I was asked here a few months back if I could talk about juggling having a day job and writing, and all the extra jobs that can come with being a published author (like marketing one’s books).
I’m probably not the best person to give advice on the subject. As I talked about a while back, being organized doesn’t come naturally to me. I’ve had to train myself not to be a total scatterbrain.
I also have a lot of trouble keeping up the energy to write, and write work I’m happy with, when I’m very busy. When I was in university full time and had a part time day job as well, I pretty much only wrote during the winter break and the summer holidays. When I was working full time this past fall, I got through my first round of revisions on The Way We Fall by doing nothing other than day job, revising, eating, and sleeping for three weeks. Chores, exercise, kung fu, reading, watching TV or movies, all of that got pushed to the side.
I am completely in awe of writers who manage to balance full time work and kids and various other responsibilities with a writing career. To be honest, I’m not sure I could do it.
But the thing is, I knew that about myself. So since I finished university, other than those four months last fall, I’ve only worked part time. I would write in the morning and then do short shifts during the after school hours (I work with kids) and on weekends.
For me, finding the time to write came down to the choices I made. I chose not to continue my education into grad school, which would have meant at least another two years where I’d be too swamped to write most of the time. I chose not to take on additional clients to bring my day job hours closer to full time, because I wanted to keep my writing time.
Those choices have meant sacrifices. My advance for my first book was about half what I normally made in one year part time at the day job. And that was the only book I sold in the first seven years after university.
If I’d gone to grad school, I could have gotten a higher paying and more prestigious day job. If I’d taken on more clients, just that would have meant a lot more income than the writing did. We could have gotten a nicer apartment or saved up for a house faster or gone on more trips or all sorts of other things.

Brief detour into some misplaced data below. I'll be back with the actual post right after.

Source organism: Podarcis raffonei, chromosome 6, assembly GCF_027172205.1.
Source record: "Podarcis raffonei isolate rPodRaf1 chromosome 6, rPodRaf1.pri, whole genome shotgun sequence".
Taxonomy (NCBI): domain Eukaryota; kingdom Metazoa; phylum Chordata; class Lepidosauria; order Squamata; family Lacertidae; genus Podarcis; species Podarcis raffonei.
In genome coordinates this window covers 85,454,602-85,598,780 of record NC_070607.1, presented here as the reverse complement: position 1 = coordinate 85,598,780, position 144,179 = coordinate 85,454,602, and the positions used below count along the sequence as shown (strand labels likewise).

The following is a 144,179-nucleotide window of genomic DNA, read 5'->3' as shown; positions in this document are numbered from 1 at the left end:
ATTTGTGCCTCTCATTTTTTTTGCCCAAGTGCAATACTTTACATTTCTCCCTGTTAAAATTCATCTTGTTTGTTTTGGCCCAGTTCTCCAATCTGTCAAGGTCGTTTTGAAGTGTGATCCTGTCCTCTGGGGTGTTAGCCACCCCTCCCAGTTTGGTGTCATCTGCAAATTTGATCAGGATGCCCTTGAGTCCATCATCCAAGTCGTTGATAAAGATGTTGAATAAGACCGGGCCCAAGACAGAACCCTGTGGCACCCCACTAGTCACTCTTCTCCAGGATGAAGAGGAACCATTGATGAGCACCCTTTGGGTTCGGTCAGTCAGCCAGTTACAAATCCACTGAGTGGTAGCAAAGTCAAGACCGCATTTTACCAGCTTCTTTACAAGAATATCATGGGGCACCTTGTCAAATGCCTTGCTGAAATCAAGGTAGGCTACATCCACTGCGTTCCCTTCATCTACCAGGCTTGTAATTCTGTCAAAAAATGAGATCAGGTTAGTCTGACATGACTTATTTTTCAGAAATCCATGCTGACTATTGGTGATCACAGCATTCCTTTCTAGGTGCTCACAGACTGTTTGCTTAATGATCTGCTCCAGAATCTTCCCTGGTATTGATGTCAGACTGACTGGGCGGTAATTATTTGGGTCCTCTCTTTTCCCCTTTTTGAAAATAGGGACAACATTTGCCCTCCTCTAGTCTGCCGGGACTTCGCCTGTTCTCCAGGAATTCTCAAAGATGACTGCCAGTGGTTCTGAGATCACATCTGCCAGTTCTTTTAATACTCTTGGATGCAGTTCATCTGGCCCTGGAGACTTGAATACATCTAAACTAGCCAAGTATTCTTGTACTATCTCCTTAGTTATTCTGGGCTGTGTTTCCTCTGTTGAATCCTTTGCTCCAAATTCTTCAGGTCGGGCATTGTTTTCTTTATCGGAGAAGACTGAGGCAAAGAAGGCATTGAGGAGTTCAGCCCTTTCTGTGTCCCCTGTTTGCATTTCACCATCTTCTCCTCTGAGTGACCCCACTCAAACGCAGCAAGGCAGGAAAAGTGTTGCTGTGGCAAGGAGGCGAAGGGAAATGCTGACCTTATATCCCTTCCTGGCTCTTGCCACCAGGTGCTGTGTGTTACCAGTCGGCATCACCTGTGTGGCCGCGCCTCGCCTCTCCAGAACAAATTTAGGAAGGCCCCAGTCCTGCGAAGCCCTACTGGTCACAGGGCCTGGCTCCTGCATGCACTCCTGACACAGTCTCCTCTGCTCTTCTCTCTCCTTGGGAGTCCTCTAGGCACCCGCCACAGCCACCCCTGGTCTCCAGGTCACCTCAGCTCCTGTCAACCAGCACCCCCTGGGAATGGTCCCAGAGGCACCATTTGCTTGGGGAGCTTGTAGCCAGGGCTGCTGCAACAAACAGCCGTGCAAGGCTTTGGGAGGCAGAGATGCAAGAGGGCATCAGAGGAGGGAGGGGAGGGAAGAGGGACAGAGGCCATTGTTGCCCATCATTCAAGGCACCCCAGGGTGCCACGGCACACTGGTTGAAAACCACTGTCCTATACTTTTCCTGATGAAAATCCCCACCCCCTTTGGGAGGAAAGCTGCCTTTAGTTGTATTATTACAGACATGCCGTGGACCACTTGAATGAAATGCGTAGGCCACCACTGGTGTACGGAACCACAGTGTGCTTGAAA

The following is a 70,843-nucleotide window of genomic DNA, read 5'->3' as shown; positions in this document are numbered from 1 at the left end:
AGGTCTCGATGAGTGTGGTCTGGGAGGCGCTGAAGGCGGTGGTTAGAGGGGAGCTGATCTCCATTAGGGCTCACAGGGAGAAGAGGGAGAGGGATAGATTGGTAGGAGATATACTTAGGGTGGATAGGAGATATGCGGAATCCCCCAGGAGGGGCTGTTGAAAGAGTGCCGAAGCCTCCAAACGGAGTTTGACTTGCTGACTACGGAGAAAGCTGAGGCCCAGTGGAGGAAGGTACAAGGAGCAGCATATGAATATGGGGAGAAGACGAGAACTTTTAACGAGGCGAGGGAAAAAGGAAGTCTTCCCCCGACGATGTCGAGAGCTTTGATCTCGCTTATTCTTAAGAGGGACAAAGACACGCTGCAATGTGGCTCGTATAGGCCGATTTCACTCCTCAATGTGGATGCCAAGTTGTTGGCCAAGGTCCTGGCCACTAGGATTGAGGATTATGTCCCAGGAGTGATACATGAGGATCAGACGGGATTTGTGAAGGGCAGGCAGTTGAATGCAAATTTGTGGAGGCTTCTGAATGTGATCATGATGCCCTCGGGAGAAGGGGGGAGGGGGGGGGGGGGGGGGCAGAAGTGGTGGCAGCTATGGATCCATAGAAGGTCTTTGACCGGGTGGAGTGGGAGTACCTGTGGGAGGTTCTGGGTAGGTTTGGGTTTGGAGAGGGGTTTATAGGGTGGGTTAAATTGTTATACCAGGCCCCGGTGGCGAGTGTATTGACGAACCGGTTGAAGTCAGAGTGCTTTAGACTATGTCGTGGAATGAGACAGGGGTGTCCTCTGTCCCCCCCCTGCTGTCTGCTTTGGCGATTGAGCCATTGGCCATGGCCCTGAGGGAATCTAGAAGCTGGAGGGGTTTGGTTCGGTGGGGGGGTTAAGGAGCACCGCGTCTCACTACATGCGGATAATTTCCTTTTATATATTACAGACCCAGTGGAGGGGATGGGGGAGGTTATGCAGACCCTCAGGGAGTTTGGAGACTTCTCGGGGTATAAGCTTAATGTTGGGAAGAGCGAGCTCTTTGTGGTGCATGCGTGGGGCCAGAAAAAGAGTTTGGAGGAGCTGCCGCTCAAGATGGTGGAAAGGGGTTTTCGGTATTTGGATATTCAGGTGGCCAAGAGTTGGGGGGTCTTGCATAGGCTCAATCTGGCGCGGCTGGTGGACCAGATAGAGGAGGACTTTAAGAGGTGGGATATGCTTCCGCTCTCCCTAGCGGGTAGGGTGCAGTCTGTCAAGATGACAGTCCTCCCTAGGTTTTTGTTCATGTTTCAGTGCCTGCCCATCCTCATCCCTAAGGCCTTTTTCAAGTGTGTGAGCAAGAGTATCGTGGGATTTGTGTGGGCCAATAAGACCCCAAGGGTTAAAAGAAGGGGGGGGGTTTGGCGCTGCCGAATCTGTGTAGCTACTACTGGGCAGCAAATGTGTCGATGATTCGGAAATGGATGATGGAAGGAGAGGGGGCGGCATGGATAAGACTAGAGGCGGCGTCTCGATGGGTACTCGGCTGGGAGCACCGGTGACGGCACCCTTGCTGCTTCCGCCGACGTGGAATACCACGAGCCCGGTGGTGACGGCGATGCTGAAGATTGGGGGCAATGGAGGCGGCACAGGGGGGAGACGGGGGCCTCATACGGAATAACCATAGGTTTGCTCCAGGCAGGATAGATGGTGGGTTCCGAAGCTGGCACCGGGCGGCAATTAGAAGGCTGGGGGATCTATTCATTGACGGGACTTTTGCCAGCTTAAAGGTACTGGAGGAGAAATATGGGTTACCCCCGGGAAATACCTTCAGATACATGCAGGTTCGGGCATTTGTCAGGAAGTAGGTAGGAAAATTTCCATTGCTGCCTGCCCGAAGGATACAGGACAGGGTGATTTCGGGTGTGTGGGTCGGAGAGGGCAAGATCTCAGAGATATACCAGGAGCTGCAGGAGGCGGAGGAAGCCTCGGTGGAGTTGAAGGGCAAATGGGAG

There are places I haven’t been that I would like to see. There were houses I liked better than the one we bought that were out of our price range. But I like having the time to write more.
So this advice is not going to be all that helpful for people who’ve made a lot of the big life choices already. It’s difficult to re-chose. I would have a very hard time getting into grad school if I decided right now I wanted to. Which is not at all to say you can’t write in that position — tons of people do! — I’m just not the right person to give tips on it. I recommend reading Debbie Ohi’s Finding time to write (very supportive and includes additional links) and/or John Scalzi’s Find the Time or Don’t (very to the point), as well as these two threads at the Blueboards: If you have a full time job, how do you make time for writing? and Balancing work/family/writing.
But for the people who are in the position of making those choices, or haven’t gotten there yet, I’d just say, make sure you are choose a path that will make you happy more than it makes you stressed or unsatisfied. We only get one life–or at least, we only get to live this life once–so why wouldn’t you want to live it happily?
Only you know what will make you happy. Don’t let anyone else tell you that you have to follow a certain path. Find the balance of work and family and friends and other pursuits that feels best to you, and will allow you to have the things you want most.
The thing I want most is to write. What do you want?